The Conditions That Colorectal Surgeons Treat

Surgeons working
Tim Pannell/Corbis/VCG / Getty Images

A colorectal surgeon has a particular interest in diseases of the colon and rectum. To become proficient in the treatment and management of these digestive conditions, a colorectal surgeon must undergo training in both general surgeries as well as advanced training in the problems of the lower digestive tract. A colorectal surgeon might also sometimes be called a proctologist.

People with inflammatory bowel disease (IBD) may see a colorectal surgeon from time to time. One reason for this is if a gastroenterologist calls for a surgical consult: this could be to determine if the Crohn's disease or ulcerative colitis are at a point where the disease would be better managed through surgery. After surgery, people with IBD may keep in contact with the colorectal surgeon for some time, especially if the surgery was for ostomy or j-pouch surgery.

A colorectal surgeon may not always advise that surgery is the best course of action. Sometimes a surgeon is consulted to give a patient and their family more options or to help determine if it might be better to wait for surgery. If you are sent by a gastroenterologist to talk to a colorectal surgeon, it doesn't always mean that you are headed for surgery.

Training for a Colorectal Surgeon

A general surgery residency program generally includes 5 to 6 years of training after the completion of a four-year medical school program. Specialized programs that a general surgeon must undergo to become a colon and rectal surgeon generally take one to two more years. In all, a colorectal surgeon has undergone a minimum of 14 years of formal classroom education and practical training before becoming licensed to practice medicine as a colorectal surgeon.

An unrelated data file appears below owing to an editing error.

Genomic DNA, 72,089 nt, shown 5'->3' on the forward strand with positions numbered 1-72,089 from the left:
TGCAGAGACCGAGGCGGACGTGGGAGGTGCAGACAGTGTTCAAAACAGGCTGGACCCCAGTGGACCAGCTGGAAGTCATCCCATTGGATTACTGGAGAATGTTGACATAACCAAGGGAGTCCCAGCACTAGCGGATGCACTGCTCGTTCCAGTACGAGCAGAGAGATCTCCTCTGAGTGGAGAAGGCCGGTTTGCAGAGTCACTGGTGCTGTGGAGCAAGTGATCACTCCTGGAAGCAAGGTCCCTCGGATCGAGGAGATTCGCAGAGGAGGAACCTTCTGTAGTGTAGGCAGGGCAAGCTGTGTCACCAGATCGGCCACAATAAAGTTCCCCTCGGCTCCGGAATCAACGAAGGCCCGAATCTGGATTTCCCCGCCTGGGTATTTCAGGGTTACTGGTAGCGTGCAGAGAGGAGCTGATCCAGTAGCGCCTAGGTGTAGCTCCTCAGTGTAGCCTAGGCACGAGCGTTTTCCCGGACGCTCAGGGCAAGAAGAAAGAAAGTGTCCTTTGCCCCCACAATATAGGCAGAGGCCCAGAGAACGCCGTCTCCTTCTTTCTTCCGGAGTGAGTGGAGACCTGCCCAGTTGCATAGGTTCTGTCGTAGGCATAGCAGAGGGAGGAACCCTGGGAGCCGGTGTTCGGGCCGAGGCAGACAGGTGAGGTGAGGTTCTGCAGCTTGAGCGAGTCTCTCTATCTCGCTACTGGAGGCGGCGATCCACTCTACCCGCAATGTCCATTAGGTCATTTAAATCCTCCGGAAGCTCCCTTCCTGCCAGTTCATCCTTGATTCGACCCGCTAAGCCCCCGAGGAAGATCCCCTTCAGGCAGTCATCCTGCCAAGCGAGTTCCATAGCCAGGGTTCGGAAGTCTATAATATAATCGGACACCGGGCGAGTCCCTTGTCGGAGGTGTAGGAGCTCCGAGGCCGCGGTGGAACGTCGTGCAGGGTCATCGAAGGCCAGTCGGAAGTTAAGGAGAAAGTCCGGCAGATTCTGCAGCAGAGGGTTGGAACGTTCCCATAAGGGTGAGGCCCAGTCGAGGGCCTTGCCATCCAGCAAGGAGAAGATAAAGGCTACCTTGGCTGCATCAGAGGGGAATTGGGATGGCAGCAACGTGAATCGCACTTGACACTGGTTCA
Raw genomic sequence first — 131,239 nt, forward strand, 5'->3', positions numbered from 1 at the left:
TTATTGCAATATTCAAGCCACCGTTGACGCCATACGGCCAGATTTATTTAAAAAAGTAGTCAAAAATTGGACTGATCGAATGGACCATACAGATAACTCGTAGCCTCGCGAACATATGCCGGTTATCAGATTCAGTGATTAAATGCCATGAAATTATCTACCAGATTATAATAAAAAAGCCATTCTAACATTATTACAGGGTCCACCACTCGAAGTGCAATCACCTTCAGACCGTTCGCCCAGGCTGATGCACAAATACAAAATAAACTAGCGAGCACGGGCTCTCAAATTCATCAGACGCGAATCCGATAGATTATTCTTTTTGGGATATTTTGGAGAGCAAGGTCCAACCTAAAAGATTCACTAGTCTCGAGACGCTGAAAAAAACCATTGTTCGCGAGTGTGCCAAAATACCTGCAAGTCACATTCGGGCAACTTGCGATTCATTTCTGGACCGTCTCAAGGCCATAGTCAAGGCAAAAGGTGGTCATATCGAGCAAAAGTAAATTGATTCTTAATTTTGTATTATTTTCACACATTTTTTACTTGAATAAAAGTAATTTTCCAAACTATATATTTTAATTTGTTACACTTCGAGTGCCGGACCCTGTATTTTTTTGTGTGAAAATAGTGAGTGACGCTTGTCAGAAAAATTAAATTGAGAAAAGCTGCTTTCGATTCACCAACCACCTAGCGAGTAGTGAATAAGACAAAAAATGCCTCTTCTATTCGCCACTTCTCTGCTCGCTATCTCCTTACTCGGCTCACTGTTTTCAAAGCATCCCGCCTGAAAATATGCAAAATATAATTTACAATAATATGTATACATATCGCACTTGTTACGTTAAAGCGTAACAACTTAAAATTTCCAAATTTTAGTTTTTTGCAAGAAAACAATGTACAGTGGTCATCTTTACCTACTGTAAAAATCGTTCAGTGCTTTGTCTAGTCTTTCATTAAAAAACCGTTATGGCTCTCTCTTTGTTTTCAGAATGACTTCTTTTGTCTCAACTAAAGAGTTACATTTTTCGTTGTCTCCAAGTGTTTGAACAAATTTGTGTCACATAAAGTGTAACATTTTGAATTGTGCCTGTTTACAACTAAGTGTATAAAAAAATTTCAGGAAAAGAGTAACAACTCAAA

Do You Call the Colorectal Surgeon or the Gastroenterologist?

People with IBD may, at times, be unsure which specialist to call for advice or direction about their disease. If the problem has to do with recent surgery, the colorectal surgeon may be the better specialist to call. This is especially true if a surgical site is not healing the way it should, or if there is an unexpected pain.

For questions about regular medications, or a new problem that might be related to IBD (such as pains in the joints, skin problems, or eye problems), the gastroenterologist would be the specialist to contact. 

When it comes time to have a colonoscopy or other endoscopic procedure, either a colorectal surgeon or a gastroenterologist may be able to complete the test. Which doctor completes the test will be based on that particular physician's expertise and their knowledge of your particular disease and medical history, as well as availability and insurance considerations.

Another point to consider is the relationship a patient has with each physician and with whom it is easier to receive the care that's needed.

Conditions Colorectal Surgeons Treat

A colorectal surgeon that is certified by the American Board of Colon and Rectal Surgery must have proficiency in diagnosing and treating the following conditions.

Anorectal conditions:

Endoscopy of the colon and rectum:

Intestinal and anorectal physiology for management of:

A colorectal surgeon may also perform regular screening exams, such as sigmoidoscopy or colonoscopy, for colorectal cancer and other digestive disorders.

Some colorectal surgeons will have specialized knowledge of patients with IBD and have more experience with common IBD surgeries such as resections, ostomies, j-pouches, and strictureplasty. 

Locate a Colorectal Surgeon

Finding a colorectal surgeon can be tricky in some areas of the country. You can use the American Society of Colon and Rectal Surgeons and Canadian Society of Colon and Rectal Surgeons resources to help find a specialist physician that is working in your area

Was this page helpful?